"Father turned out to be a real loser. Found out I was pregnant, and ran off with the guy next door. I kid you not. Which does WONDERS for your self esteem, being dumped for a college student who works in a comic book store. So much for 'normal.'" She stabbed at her food again, twisting the fork with decreasing skill. "And you'll never guess this. It's like God slapping you in the face with irony. She comes popping her head out one year to THE DAY that I break up with you because I need a 'normal' life. Two weeks early and hasn't been on time for a thing in her life since." Selena blushed, realizing she was going on and on. "She's three now. Got an old friend I met at the library watching her. My mother shit a brick when she found out about a baby and no wedding ring, so it's not like I can rely on her." Selena rolled her eyes. "Anyways. The babysitter's a great kid. Really likes Helena and all. Well, that's enough of my tangent." With a self-depreciating smile, she put the pasta into her mouth, then began picking at her food again, so she wouldn't have to look at him.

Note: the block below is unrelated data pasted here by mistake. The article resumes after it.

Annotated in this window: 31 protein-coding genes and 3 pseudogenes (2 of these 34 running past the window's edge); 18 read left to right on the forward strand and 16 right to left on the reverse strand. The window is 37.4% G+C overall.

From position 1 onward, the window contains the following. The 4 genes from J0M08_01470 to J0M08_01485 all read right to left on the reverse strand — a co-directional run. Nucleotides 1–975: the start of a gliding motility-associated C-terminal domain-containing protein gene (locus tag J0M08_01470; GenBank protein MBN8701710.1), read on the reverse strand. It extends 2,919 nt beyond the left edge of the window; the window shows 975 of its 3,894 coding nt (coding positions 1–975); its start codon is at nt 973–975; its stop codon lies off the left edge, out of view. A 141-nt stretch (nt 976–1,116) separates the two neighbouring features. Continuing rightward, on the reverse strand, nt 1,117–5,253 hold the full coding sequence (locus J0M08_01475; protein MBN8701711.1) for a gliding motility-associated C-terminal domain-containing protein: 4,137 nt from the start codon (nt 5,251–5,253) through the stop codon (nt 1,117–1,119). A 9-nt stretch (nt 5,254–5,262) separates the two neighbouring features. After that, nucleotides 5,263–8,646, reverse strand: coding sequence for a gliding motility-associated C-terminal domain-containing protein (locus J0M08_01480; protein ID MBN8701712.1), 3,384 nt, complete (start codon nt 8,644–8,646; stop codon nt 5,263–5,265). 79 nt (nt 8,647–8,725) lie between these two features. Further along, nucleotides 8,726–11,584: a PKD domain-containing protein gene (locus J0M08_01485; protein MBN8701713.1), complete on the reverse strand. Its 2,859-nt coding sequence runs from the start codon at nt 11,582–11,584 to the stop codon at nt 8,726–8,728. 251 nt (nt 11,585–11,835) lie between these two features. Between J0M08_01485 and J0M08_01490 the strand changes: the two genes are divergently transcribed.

"It sounds like things're. complicated."

Selena looked at him, pointing up with her fork. "They make more sense than being out there, though. I mean. when you see the baby for the first time, you realize. this is stupid. SHE is what I invest all my time and energy into now, and I'm fine with that. And I have to thank you for it. You got me to a place where I could see that there was a future, and not just tonight, and tonight, and tonight. and when my future came popping out. well, I guess that cured me of the rest. She really should meet you, you know. And know the person who saved mommy's life."